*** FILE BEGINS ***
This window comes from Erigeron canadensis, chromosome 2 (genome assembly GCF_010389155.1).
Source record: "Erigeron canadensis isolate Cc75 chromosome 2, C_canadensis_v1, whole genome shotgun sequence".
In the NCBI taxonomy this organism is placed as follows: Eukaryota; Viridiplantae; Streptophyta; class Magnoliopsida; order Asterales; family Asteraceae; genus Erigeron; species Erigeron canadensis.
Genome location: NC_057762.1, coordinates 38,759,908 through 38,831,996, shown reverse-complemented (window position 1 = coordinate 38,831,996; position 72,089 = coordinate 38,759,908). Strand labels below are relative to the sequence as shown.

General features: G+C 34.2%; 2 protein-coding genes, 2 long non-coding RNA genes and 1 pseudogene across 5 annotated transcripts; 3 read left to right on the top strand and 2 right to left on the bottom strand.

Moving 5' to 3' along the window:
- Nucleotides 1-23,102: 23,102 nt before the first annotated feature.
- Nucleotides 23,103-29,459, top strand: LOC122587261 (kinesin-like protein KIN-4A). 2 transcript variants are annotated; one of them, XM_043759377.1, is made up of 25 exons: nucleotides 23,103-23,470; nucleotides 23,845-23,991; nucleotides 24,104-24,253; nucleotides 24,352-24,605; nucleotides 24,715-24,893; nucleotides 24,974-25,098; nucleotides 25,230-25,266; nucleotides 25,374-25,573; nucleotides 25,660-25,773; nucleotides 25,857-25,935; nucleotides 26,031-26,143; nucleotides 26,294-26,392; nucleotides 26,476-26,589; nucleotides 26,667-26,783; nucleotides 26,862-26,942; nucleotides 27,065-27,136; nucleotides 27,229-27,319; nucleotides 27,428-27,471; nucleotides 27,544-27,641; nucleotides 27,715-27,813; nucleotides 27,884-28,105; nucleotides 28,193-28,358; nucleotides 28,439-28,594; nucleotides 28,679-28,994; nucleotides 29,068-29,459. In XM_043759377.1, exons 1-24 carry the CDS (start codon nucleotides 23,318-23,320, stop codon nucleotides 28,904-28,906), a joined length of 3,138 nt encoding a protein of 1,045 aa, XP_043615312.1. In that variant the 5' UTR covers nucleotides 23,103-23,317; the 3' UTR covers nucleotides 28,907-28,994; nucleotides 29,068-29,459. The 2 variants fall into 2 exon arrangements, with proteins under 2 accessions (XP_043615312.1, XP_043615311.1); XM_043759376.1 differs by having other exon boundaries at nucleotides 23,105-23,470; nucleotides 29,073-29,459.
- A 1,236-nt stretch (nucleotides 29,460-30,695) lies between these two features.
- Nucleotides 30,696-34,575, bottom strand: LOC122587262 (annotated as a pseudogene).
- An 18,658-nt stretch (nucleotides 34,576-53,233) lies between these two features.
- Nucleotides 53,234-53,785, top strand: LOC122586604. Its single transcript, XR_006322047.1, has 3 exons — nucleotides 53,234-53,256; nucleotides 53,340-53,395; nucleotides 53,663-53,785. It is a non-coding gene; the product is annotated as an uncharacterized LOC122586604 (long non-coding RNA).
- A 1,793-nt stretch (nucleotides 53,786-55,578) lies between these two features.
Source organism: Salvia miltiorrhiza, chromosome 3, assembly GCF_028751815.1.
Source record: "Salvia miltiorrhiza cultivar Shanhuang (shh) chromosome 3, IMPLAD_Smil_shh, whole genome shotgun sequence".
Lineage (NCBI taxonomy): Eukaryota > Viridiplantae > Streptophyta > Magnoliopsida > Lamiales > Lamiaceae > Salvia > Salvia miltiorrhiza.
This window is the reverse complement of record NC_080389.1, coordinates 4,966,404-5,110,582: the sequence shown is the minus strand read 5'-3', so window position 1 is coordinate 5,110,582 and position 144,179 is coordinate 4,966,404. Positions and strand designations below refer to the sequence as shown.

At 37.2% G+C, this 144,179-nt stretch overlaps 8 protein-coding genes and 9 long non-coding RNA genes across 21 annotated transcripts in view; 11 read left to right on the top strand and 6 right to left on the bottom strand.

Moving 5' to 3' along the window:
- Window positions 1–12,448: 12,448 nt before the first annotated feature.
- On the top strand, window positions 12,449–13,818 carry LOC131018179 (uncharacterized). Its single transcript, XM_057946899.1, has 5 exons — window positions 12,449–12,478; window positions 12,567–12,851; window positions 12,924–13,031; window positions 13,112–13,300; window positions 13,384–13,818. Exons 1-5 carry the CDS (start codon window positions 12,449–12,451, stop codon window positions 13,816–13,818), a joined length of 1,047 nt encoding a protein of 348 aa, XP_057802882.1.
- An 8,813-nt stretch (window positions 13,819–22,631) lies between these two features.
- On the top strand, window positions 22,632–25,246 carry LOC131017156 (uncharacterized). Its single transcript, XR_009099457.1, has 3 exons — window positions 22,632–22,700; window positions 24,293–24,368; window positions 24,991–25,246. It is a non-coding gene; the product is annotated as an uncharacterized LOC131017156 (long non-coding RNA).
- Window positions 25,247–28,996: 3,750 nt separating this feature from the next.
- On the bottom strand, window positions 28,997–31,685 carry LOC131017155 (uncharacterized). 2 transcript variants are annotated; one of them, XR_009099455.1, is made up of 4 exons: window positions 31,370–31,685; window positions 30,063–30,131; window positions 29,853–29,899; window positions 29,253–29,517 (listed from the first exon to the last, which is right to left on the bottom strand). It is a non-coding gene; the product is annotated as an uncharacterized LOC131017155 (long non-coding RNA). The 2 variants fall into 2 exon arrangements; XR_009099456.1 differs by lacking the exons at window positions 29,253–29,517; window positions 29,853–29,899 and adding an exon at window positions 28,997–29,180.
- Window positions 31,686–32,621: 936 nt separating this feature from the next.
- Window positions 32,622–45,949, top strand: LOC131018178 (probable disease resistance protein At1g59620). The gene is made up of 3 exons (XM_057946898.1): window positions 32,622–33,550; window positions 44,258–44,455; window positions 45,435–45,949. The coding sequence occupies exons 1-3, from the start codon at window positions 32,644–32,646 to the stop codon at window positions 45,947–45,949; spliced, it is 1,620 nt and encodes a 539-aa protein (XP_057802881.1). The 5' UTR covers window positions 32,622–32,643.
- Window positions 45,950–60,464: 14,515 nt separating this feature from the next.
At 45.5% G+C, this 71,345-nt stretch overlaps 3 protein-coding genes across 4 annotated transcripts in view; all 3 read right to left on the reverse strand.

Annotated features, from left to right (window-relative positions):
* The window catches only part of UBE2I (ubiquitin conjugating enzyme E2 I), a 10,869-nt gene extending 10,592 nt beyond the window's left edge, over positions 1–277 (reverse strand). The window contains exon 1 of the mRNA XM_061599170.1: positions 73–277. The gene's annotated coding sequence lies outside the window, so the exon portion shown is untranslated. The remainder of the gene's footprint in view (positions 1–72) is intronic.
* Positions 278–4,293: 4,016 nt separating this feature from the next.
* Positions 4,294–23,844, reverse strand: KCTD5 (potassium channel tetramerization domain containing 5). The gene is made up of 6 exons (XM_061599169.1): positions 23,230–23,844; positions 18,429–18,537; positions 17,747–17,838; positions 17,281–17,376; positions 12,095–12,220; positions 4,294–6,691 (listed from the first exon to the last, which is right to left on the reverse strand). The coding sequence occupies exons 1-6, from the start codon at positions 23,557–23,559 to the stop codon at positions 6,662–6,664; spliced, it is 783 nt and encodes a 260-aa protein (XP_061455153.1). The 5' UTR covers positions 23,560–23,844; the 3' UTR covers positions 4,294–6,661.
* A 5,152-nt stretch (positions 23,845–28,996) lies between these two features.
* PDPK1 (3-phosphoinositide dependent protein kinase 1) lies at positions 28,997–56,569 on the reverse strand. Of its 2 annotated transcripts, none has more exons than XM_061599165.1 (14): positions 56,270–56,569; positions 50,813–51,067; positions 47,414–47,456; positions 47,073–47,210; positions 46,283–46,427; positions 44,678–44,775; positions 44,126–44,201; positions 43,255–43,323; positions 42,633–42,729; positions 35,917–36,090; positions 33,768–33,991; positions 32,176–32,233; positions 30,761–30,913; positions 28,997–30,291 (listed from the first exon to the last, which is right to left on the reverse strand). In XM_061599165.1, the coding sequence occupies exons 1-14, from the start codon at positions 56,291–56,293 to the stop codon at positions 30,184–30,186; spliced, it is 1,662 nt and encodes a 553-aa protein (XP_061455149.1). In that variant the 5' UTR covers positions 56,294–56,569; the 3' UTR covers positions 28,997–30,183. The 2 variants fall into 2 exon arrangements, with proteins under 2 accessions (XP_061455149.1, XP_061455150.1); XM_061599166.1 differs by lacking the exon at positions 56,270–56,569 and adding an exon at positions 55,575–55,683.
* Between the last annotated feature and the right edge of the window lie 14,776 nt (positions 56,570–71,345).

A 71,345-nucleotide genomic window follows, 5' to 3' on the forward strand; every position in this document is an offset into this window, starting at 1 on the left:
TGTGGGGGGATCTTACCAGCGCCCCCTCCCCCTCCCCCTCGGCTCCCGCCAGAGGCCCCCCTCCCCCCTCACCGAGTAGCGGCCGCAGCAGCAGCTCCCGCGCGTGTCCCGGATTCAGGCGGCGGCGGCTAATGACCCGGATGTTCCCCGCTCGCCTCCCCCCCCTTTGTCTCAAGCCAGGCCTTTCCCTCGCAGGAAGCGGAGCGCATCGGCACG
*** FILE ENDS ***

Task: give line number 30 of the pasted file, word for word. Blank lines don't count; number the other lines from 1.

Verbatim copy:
Annotated features, from left to right (window-relative positions):